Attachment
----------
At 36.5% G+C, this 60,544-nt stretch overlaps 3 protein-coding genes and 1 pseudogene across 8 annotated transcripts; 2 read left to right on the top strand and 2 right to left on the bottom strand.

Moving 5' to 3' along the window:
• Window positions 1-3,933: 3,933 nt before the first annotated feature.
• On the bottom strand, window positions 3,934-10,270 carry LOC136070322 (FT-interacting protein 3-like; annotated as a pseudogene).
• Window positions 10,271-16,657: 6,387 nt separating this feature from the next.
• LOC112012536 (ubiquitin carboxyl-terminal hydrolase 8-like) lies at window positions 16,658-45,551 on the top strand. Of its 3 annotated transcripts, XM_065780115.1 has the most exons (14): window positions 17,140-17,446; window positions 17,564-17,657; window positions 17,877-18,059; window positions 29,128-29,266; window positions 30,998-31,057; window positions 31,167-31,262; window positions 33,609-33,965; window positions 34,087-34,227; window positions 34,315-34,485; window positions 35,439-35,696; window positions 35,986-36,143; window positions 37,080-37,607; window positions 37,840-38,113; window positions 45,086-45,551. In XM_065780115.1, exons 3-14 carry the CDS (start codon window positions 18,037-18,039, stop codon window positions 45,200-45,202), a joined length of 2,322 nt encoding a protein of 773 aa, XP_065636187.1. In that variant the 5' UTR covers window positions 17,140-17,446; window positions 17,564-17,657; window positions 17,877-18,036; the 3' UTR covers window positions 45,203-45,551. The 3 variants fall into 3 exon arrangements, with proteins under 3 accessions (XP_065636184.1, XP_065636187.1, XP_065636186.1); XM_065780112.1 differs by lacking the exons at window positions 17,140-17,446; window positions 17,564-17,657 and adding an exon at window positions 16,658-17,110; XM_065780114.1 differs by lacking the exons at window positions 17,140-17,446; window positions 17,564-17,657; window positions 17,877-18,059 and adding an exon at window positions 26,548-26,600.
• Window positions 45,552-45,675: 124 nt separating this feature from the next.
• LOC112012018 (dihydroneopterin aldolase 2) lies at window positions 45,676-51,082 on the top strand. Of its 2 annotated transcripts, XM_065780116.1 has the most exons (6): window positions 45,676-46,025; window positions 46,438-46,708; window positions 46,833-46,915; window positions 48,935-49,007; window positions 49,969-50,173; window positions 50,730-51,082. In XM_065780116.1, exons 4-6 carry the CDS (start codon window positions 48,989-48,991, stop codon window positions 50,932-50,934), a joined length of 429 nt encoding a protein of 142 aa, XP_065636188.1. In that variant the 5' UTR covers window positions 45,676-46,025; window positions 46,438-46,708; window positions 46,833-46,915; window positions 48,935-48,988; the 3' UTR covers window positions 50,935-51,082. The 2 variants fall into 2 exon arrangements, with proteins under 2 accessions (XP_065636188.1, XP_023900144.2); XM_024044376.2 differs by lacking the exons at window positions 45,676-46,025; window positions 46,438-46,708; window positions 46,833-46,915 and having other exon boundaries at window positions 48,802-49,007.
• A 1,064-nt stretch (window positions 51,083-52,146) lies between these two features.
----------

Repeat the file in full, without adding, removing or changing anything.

At 36.5% G+C, this 60,544-nt stretch overlaps 3 protein-coding genes and 1 pseudogene across 8 annotated transcripts; 2 read left to right on the top strand and 2 right to left on the bottom strand.

Moving 5' to 3' along the window:
• Window positions 1-3,933: 3,933 nt before the first annotated feature.
• On the bottom strand, window positions 3,934-10,270 carry LOC136070322 (FT-interacting protein 3-like; annotated as a pseudogene).
• Window positions 10,271-16,657: 6,387 nt separating this feature from the next.
• LOC112012536 (ubiquitin carboxyl-terminal hydrolase 8-like) lies at window positions 16,658-45,551 on the top strand. Of its 3 annotated transcripts, XM_065780115.1 has the most exons (14): window positions 17,140-17,446; window positions 17,564-17,657; window positions 17,877-18,059; window positions 29,128-29,266; window positions 30,998-31,057; window positions 31,167-31,262; window positions 33,609-33,965; window positions 34,087-34,227; window positions 34,315-34,485; window positions 35,439-35,696; window positions 35,986-36,143; window positions 37,080-37,607; window positions 37,840-38,113; window positions 45,086-45,551. In XM_065780115.1, exons 3-14 carry the CDS (start codon window positions 18,037-18,039, stop codon window positions 45,200-45,202), a joined length of 2,322 nt encoding a protein of 773 aa, XP_065636187.1. In that variant the 5' UTR covers window positions 17,140-17,446; window positions 17,564-17,657; window positions 17,877-18,036; the 3' UTR covers window positions 45,203-45,551. The 3 variants fall into 3 exon arrangements, with proteins under 3 accessions (XP_065636184.1, XP_065636187.1, XP_065636186.1); XM_065780112.1 differs by lacking the exons at window positions 17,140-17,446; window positions 17,564-17,657 and adding an exon at window positions 16,658-17,110; XM_065780114.1 differs by lacking the exons at window positions 17,140-17,446; window positions 17,564-17,657; window positions 17,877-18,059 and adding an exon at window positions 26,548-26,600.
• Window positions 45,552-45,675: 124 nt separating this feature from the next.
• LOC112012018 (dihydroneopterin aldolase 2) lies at window positions 45,676-51,082 on the top strand. Of its 2 annotated transcripts, XM_065780116.1 has the most exons (6): window positions 45,676-46,025; window positions 46,438-46,708; window positions 46,833-46,915; window positions 48,935-49,007; window positions 49,969-50,173; window positions 50,730-51,082. In XM_065780116.1, exons 4-6 carry the CDS (start codon window positions 48,989-48,991, stop codon window positions 50,932-50,934), a joined length of 429 nt encoding a protein of 142 aa, XP_065636188.1. In that variant the 5' UTR covers window positions 45,676-46,025; window positions 46,438-46,708; window positions 46,833-46,915; window positions 48,935-48,988; the 3' UTR covers window positions 50,935-51,082. The 2 variants fall into 2 exon arrangements, with proteins under 2 accessions (XP_065636188.1, XP_023900144.2); XM_024044376.2 differs by lacking the exons at window positions 45,676-46,025; window positions 46,438-46,708; window positions 46,833-46,915 and having other exon boundaries at window positions 48,802-49,007.
• A 1,064-nt stretch (window positions 51,083-52,146) lies between these two features.